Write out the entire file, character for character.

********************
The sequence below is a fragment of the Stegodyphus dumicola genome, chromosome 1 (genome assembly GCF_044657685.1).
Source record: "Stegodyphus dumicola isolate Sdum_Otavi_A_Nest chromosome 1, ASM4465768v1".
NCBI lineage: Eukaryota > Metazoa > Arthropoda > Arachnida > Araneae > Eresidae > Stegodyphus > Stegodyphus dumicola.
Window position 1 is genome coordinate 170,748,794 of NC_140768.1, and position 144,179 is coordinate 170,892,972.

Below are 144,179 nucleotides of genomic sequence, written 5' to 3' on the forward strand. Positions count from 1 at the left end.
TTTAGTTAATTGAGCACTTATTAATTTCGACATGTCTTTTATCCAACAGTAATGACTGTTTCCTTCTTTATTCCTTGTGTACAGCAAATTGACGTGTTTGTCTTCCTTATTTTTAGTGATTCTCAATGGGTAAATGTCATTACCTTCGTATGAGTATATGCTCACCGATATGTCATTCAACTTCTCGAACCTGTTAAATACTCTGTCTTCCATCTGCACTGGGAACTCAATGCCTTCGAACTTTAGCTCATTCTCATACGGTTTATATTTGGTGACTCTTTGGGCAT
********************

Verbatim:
The sequence below is a fragment of the Stegodyphus dumicola genome, chromosome 1 (genome assembly GCF_044657685.1).
Source record: "Stegodyphus dumicola isolate Sdum_Otavi_A_Nest chromosome 1, ASM4465768v1".
NCBI lineage: Eukaryota > Metazoa > Arthropoda > Arachnida > Araneae > Eresidae > Stegodyphus > Stegodyphus dumicola.
Window position 1 is genome coordinate 170,748,794 of NC_140768.1, and position 144,179 is coordinate 170,892,972.

Below are 144,179 nucleotides of genomic sequence, written 5' to 3' on the forward strand. Positions count from 1 at the left end.
TTTAGTTAATTGAGCACTTATTAATTTCGACATGTCTTTTATCCAACAGTAATGACTGTTTCCTTCTTTATTCCTTGTGTACAGCAAATTGACGTGTTTGTCTTCCTTATTTTTAGTGATTCTCAATGGGTAAATGTCATTACCTTCGTATGAGTATATGCTCACCGATATGTCATTCAACTTCTCGAACCTGTTAAATACTCTGTCTTCCATCTGCACTGGGAACTCAATGCCTTCGAACTTTAGCTCATTCTCATACGGTTTATATTTGGTGACTCTTTGGGCAT